The Death Of Authenticity In Music

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Most dream getaways consist of a tropical island while sipping on dry martinis or meditating in the quiet sounds of nature in their backyard. Sadly, for the majority of people, it consists of something like putting in your headphones as you put Mariah Carey on shuffle.

Music plays a huge role in our lives, whether it’s used as a getaway, a coping mechanism, or even just background noise for when you’re doing work. The BBC, a website about ancient humans, stated that the earliest known musical instruments are just 40,000 years old”. It’s hard to believe that music has been around for so long, and it’s fascinating to see just how it has changed over the past years. However, we have to ask ourselves: how has music evolved? For the better or the worse?

In today’s world, finding songs on the radio with meaningful lyrics or ethics is difficult. Although they exist, you rarely hear them play on the radio, let alone dominate the charts. As of October 2019, the number one hit single on Billboard Hot 100 is “Highest In The Room” by Travis Scott.

By looking at the context, you can get a sense of just what the song might be about. Justrandomthings.com stated: “In the first verse, Travis further elaborates on his druggie status and how it affects his life with his lover”. It’s no secret that drug use and smoking have become a norm in society, especially in regards to a younger audience.
Around the same time of the year in 1980, “Women in Love” by Barbara Streisand hit number 1, winning 5 awards and receiving 17 nominations. Analyzing what once topped the charts, we certainly have downgraded in the authenticity of our music. With lyrics like “Life is a moment in space, when the dream is gone it’s a lonelier place. I kiss the morning goodbye, but down inside you know. We never know why. The road is narrow and long, when eyes meet eyes” compared to “I got room in my fumes (Yeah). She fills my mind up with ideas. I’m the highest in the room (it’s lit). Hope I make it outta here (Let’s go)”.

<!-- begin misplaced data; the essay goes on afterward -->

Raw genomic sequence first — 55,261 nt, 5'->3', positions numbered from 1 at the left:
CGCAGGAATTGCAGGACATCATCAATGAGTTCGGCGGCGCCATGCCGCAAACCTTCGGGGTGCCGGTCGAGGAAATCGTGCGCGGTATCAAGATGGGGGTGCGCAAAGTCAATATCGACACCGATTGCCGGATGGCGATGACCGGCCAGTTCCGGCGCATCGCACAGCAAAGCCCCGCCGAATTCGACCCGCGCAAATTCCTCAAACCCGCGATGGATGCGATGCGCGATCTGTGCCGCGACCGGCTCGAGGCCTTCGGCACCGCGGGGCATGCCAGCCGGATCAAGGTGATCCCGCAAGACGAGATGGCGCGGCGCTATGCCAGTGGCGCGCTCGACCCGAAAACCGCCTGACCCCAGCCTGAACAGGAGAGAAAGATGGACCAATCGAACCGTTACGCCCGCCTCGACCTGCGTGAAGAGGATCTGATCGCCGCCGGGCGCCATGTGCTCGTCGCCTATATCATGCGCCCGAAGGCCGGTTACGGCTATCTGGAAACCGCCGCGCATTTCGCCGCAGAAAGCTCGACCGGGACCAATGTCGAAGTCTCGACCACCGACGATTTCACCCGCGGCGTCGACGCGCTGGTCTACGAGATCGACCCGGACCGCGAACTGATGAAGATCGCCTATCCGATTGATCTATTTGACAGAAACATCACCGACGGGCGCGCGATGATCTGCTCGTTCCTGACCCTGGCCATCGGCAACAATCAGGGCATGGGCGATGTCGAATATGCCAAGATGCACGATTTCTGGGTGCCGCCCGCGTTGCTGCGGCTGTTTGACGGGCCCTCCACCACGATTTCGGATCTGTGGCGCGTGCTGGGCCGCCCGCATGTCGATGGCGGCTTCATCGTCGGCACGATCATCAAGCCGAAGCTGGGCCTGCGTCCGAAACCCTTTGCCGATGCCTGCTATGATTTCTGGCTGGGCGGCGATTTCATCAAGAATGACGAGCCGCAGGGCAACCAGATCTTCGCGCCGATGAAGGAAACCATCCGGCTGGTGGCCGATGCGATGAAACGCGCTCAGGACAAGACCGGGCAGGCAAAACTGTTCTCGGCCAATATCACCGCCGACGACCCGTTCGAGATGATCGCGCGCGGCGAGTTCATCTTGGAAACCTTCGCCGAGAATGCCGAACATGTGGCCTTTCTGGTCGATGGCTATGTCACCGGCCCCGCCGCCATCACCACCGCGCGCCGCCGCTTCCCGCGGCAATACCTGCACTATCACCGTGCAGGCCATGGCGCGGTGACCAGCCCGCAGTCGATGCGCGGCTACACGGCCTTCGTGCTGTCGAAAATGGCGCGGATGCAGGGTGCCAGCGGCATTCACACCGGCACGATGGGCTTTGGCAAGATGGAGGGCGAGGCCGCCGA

Now I’m not trying to sound like the grumpy old relative who complains about how the younger generation has failed the world, or “back in my day music actually meant something”. Like I stated earlier, meaningful tunes or lyrics still exist in modern music, they simply do not receive enough recognition by the general audience or make it on the top charts.

Some may argue that music isn’t about the lyrics or its message, but rather the melody or catchy beat. Of course, we all have that one song we play just for a good time. We all have that one song we cry to, laugh to, dance to and so on. However, not only did music’s authenticity die but also its melodies’ authenticity, with each song that’s played on the radio sounding so repetitive.

This leads to numerous lawsuits and allegations, made from artist to artist, claiming that one stole the tune of the other’s song. Pharrell Williams and Robin Thicke had a copyright infringement lawsuit against their song, “Blurred Lines”. The Rolling Stones stated: “A judge has entered a nearly $5 million judgment against Robin Thicke and Pharrel Williams in favor of Marvin Gaye’s family in the long-running lawsuit involving copyright infringement surrounding Thicke and Williams’ song ‘Blurred Lines’ and Gaye’s 1977 hit “Got to Give It Up”. Although there are instances where artists do plagiarize their work, most of the time that is not the case. Music has become so generic and monotonous that it wouldn’t come as a surprise to hear similar songs on the radio. Despite its current state, music is still evolving just like everything else and I still have hope that the music industry will be saved. I hope that we will discover authenticity in music again. I hope that teenagers will stop praising another monotone artist for hit songs about drugs and interpreting it like it has a deep meaning, even if it’s just about getting high.

BBC.com: http://www.bbc.com/earth/story/20140907-does-music-pre-date-modern-man
Billboard Hot 100: https://www.billboard.com/charts/hot-100
Rolling Stones: https://www.rollingstone.com/music/music-news/robin-thicke-pharrell-williams-blurred-lines-copyright-suit-final-5-million-dollar-judgment-768508/